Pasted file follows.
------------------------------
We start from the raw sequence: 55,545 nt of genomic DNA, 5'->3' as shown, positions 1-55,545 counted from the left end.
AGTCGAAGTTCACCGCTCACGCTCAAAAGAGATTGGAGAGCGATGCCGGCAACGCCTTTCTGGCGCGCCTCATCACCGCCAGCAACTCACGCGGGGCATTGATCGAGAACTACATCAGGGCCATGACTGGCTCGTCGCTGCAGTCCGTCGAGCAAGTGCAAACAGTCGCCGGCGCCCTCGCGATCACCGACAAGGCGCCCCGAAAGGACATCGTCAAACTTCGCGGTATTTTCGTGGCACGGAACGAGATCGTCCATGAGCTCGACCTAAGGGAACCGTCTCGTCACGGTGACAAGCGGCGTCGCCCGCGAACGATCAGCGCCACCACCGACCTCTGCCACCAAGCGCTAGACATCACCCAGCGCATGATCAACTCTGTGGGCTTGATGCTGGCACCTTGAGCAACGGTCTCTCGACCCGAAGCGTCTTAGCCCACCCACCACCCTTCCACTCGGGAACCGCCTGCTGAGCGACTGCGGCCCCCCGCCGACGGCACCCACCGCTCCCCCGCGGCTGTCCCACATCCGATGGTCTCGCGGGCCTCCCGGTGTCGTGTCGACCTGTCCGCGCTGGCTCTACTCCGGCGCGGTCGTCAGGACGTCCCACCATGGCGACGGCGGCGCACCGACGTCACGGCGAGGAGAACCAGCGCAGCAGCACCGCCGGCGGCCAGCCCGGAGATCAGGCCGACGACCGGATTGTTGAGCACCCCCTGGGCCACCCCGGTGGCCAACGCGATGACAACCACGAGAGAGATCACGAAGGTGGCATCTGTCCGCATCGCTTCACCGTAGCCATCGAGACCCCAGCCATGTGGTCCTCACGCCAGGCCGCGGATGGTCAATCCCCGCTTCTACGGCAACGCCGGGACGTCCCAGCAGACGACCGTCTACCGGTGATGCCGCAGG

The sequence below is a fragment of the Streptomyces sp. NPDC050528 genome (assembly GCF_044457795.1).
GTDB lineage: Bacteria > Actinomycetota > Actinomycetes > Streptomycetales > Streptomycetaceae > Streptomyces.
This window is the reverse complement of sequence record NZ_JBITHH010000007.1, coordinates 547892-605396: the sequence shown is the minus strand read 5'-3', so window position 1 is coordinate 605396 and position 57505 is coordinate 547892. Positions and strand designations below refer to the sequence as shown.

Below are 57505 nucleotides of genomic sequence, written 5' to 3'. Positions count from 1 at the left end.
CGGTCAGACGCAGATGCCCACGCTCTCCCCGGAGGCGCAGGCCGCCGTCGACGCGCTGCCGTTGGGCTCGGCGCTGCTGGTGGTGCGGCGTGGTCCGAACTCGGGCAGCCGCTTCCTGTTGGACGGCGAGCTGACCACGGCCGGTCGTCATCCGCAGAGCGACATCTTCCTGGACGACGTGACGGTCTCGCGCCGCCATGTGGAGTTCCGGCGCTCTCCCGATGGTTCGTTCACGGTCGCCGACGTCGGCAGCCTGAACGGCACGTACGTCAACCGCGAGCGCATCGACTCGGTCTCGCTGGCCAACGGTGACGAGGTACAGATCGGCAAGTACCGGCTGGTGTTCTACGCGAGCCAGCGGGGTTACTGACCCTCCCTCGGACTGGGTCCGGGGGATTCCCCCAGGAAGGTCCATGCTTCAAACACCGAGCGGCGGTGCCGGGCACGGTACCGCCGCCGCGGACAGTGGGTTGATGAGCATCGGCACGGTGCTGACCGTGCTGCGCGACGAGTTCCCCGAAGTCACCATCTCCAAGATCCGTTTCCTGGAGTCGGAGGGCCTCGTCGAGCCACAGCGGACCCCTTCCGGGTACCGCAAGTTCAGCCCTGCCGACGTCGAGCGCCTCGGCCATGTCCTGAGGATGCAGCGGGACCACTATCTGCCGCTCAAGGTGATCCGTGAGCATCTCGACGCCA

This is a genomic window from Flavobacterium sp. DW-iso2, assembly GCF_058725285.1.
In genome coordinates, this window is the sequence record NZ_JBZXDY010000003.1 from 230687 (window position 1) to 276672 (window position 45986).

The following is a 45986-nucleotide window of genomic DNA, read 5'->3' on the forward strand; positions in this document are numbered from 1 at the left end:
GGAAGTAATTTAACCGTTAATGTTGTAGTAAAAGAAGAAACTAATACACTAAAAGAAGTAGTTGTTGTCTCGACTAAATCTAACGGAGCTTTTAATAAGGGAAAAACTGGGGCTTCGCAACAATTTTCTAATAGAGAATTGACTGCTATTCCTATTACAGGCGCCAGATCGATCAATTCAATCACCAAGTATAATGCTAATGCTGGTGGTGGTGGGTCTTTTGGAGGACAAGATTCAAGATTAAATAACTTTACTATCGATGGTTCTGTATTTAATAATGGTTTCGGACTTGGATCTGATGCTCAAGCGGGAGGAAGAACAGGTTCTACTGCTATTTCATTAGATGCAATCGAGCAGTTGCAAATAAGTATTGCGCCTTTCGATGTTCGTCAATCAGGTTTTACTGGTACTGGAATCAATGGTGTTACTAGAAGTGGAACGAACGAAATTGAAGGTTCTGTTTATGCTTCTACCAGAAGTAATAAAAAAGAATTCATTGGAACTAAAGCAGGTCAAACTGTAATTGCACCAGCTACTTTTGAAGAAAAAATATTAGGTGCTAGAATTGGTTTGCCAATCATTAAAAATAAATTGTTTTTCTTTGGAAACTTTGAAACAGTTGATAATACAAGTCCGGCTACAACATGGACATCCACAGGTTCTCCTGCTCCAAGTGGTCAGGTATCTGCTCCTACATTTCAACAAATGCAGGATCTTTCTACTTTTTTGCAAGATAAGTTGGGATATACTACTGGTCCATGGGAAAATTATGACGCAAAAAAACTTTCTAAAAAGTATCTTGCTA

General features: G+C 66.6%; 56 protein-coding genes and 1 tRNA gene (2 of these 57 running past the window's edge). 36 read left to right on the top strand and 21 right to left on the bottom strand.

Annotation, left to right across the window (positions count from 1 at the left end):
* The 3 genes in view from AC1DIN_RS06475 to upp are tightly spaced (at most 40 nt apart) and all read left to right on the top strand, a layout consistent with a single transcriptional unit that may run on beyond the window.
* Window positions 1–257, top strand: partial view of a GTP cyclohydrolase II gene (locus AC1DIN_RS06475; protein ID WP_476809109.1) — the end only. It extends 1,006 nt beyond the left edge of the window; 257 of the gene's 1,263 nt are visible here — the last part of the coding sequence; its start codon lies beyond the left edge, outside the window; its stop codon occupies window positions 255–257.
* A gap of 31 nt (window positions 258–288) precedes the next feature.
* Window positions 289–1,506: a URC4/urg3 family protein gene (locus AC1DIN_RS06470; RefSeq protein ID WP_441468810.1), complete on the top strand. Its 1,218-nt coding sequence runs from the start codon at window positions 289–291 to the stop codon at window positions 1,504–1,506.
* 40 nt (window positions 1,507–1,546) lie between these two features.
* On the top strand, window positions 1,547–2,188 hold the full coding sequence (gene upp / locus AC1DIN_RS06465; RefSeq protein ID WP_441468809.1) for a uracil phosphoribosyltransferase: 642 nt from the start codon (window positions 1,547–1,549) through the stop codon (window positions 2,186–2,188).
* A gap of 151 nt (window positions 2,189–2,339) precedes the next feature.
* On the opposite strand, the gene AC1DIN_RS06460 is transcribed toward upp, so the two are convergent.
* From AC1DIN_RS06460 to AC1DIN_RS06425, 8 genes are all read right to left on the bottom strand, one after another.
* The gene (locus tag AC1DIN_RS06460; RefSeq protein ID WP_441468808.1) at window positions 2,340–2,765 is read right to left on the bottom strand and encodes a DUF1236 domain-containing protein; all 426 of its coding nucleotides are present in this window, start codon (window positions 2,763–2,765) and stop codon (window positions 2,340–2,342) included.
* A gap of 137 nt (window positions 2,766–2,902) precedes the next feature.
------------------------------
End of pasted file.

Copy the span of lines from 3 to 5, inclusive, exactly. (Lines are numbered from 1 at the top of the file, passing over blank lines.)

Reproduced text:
The sequence below is a fragment of the Streptomyces sp. NPDC050528 genome (assembly GCF_044457795.1).
GTDB lineage: Bacteria > Actinomycetota > Actinomycetes > Streptomycetales > Streptomycetaceae > Streptomyces.
This window is the reverse complement of sequence record NZ_JBITHH010000007.1, coordinates 547892-605396: the sequence shown is the minus strand read 5'-3', so window position 1 is coordinate 605396 and position 57505 is coordinate 547892. Positions and strand designations below refer to the sequence as shown.